No, I haven't died.
Yeah, you could say I've been busy. Busy pretty much covers it.
Where was I in January? I hardly remember. Stuck somewhere between two glass walls, inches away from the rain but completely unable to feel it. As silly as it sounds, sometimes I feel like I just need to smash myself into the elements, press my hands into the earth, stand facing the sky in the rain, let the wind twist through my hair. I don't get much of that these days. I need more. I need to remind myself to get it.
You know that saying about a butterfly flapping its wings on one side of this earth, and causing a hurricane on the other side? The older I get the more true I think it is. A year ago this week, I was getting ready to go home for the first time in my life. This year, I'm trying to forget that I can't go.
It's not working.
So who is my butterfly? Really who isn't? Someone changed their mind about what was important to them. That change caused something that was important to me to lose its grasp on life. My long run of a good stable thing came to an end. I learned that this year. No matter how stable you think you may be, you aren't. Not at all. Everything you've built up balances precariously on so many factors you never even considered. Just one of them has to change and it's all over. I learned another thing this year. I learned that I'm really good at watching myself fall, and making sure I land on my feet, regardless of how scared I may be.
I bet you're wondering what I've been so busy with. Ok maybe you weren't, but I bet someone was.
At the end of January, I found out that the company I was working for decided not to go forward with any outbound marketing or sales initiatives. This was odd, considering I'd just been promoted to sales, and I was our only sales person. I became highly suspicious.
At the end of February I found out that I needed to start looking for a new job. Those of you who know me well know that the little blue birds in my veins would never have approved of such a thing. They didn't have much say in the matter, considering that they were dying. The job I felt like I could keep until I died was being tugged out from beneath my feet, thanks to a few bad business decisions and a declining economy. Thanks a lot, you butterflies you. So I started looking for a new job, and stopped believing in hard work getting me anywhere in the long-run. Apparently there is no long-run.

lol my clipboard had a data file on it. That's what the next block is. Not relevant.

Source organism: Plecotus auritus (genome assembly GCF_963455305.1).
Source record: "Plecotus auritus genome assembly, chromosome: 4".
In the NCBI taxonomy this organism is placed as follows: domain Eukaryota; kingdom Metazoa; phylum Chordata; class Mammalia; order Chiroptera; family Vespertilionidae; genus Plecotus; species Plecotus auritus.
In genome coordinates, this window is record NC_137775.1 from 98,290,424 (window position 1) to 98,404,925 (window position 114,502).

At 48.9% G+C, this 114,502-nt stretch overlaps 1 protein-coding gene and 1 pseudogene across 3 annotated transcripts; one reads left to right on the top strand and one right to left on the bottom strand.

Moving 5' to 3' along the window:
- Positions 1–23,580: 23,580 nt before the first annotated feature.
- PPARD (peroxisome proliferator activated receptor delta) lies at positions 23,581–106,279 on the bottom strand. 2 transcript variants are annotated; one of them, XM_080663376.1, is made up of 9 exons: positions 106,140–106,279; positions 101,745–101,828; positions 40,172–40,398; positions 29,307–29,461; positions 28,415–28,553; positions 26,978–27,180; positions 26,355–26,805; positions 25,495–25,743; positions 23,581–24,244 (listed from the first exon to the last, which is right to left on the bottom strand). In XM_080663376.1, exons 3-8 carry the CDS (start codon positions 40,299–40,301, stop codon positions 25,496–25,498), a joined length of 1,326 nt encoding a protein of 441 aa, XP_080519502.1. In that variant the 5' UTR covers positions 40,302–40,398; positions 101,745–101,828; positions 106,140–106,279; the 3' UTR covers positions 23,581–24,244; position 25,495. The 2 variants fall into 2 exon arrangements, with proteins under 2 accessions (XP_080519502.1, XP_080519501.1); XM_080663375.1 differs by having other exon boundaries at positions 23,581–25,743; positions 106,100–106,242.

At the end of March I found out I had to find a new place to live. It's weird when you've lived under the same roof as another person for years only to find out that they are a raving psychotic liar at the last moment. Long story short, I had to find a new place to live, and I only had about 30 days to do so.
Come to find out, new places to live don't like it when you're applying for a new apartment but you are also aware that you're about to lose your job. I'm not a huge fan of lying, but sometimes you have to do what you have to do.
So at the end of April I found somewhere to live. While it's not the greatest place I've ever occupied, it certainly isn't a spider hole in the middle of a desert, so I can't complain. The water is always on, not just at the whim of my landlord. I maintain the electricity, internet and cable tv. The walls don't randomly catch on fire in the middle of the night, and if I trip a circuit, I know where the breaker is. It's a little more expensive than I'd like, but these days that's about the norm if you want to live in California.
Oh also, it's in California, and the beach is less than five minutes away. Marine layer? Yes please, I'll take two.
So then in May I started my new job. It's weird, having a new job after so many years. I still hate being the new person, and I'm still really paranoid (thx UPS) when I'm not familiar with a company and its employees. I think I found a good place though, and the people seem to like me, so I hope I can make this work for a long time to come.
At the end of May a very important figure in my life died. He may not have thought he was important to me, his family may not have thought so either, but he was. The closest thing I ever had to a father as a child passed away on Memorial Day. He had a stroke while seated at his desk at work. He was 54 years old.
There isn't a whole lot I can say about this except that if you care about someone, you should tell them. Tell them often. People don't know these things unless you say them. Hints don't work. Feelings change, so keep telling them so they know you still mean it. It's difficult to tell someone that you care too often; it's really easy to not tell them often enough.
I've learned things about people too. I've learned that you can tell who your true friends are when the lure of a paycheck doesn't force you to spend time around them every day. I've learned that no matter how much you love someone, and try your best to show them, if doesn't really mean dick if they don't feel the same for you. I've learned that while feelings are endless, they still leave a big gaping hole when you pour them all out and you don't get much back in return. I've learned that the big empty space they leave does hurt. It hurts a lot. So much that I'm not sure if it's better to have that or to be alone.
I've learned that for everything I think I've learned, I don't really know anything.
And that's where I've been.